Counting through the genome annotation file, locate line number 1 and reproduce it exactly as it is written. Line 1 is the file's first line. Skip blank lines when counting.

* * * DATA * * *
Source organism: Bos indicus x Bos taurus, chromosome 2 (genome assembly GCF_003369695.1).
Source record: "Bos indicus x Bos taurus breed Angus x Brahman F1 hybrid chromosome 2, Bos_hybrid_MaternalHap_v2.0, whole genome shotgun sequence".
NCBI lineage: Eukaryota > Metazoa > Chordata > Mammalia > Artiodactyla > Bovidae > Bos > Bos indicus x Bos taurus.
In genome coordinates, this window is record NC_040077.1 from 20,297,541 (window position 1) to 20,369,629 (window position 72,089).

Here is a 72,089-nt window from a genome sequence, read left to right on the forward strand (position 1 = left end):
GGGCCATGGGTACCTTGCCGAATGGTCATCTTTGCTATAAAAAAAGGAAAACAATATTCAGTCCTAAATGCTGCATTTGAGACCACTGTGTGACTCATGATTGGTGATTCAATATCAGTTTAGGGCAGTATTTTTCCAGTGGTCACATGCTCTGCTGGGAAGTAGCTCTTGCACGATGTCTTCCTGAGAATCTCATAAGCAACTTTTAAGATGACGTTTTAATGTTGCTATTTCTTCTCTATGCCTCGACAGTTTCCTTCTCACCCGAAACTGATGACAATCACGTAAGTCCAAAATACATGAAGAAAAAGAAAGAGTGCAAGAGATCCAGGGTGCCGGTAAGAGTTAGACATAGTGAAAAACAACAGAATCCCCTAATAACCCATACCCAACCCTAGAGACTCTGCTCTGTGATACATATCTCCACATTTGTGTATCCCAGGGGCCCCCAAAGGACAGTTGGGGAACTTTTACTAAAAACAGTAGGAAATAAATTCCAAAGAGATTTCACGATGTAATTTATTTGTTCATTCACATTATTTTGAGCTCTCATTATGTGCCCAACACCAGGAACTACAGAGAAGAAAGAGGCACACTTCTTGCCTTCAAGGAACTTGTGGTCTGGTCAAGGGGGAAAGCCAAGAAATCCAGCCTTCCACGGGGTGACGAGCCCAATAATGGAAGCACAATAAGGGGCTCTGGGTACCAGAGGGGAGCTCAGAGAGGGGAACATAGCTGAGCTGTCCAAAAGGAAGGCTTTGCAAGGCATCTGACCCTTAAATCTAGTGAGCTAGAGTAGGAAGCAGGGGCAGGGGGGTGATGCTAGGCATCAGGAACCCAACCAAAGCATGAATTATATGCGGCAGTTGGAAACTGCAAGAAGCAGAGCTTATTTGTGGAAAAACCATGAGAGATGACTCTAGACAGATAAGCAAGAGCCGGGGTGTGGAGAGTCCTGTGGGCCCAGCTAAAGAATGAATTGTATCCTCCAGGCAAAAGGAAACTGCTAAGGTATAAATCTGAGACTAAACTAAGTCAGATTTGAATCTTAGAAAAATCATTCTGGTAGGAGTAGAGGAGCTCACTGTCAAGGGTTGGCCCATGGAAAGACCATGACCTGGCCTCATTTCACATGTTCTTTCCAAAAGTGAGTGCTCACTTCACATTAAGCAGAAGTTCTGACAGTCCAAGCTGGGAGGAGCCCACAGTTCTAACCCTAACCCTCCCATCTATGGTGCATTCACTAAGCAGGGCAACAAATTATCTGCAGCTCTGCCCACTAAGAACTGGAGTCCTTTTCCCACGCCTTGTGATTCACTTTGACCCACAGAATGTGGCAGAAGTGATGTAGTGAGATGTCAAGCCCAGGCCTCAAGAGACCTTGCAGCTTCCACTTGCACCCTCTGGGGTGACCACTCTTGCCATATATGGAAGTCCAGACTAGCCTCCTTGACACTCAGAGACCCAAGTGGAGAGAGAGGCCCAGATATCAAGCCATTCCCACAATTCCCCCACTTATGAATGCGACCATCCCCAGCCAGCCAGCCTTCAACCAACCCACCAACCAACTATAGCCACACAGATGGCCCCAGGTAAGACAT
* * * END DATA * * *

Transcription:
Source organism: Bos indicus x Bos taurus, chromosome 2 (genome assembly GCF_003369695.1).